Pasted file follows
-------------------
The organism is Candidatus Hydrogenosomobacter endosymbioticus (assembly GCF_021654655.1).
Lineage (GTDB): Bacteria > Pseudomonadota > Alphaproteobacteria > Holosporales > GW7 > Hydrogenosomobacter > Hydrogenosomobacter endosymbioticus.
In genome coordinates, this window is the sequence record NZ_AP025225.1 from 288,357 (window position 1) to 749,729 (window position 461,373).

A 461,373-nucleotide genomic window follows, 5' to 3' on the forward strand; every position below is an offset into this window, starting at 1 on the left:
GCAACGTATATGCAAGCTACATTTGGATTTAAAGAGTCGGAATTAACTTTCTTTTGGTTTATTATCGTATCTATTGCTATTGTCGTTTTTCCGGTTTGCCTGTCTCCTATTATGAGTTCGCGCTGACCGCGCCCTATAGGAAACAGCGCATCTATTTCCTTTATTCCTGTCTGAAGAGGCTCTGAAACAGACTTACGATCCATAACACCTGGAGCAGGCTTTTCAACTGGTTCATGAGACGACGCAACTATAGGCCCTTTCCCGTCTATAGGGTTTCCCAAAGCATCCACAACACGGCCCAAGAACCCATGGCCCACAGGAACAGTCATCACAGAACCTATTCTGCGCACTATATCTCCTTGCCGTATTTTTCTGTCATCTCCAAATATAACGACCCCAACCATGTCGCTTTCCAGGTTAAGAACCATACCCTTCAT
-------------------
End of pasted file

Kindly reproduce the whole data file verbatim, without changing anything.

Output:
The organism is Candidatus Hydrogenosomobacter endosymbioticus (assembly GCF_021654655.1).
Lineage (GTDB): Bacteria > Pseudomonadota > Alphaproteobacteria > Holosporales > GW7 > Hydrogenosomobacter > Hydrogenosomobacter endosymbioticus.
In genome coordinates, this window is the sequence record NZ_AP025225.1 from 288,357 (window position 1) to 749,729 (window position 461,373).

A 461,373-nucleotide genomic window follows, 5' to 3' on the forward strand; every position below is an offset into this window, starting at 1 on the left:
GCAACGTATATGCAAGCTACATTTGGATTTAAAGAGTCGGAATTAACTTTCTTTTGGTTTATTATCGTATCTATTGCTATTGTCGTTTTTCCGGTTTGCCTGTCTCCTATTATGAGTTCGCGCTGACCGCGCCCTATAGGAAACAGCGCATCTATTTCCTTTATTCCTGTCTGAAGAGGCTCTGAAACAGACTTACGATCCATAACACCTGGAGCAGGCTTTTCAACTGGTTCATGAGACGACGCAACTATAGGCCCTTTCCCGTCTATAGGGTTTCCCAAAGCATCCACAACACGGCCCAAGAACCCATGGCCCACAGGAACAGTCATCACAGAACCTATTCTGCGCACTATATCTCCTTGCCGTATTTTTCTGTCATCTCCAAATATAACGACCCCAACCATGTCGCTTTCCAGGTTAAGAACCATACCCTTCAT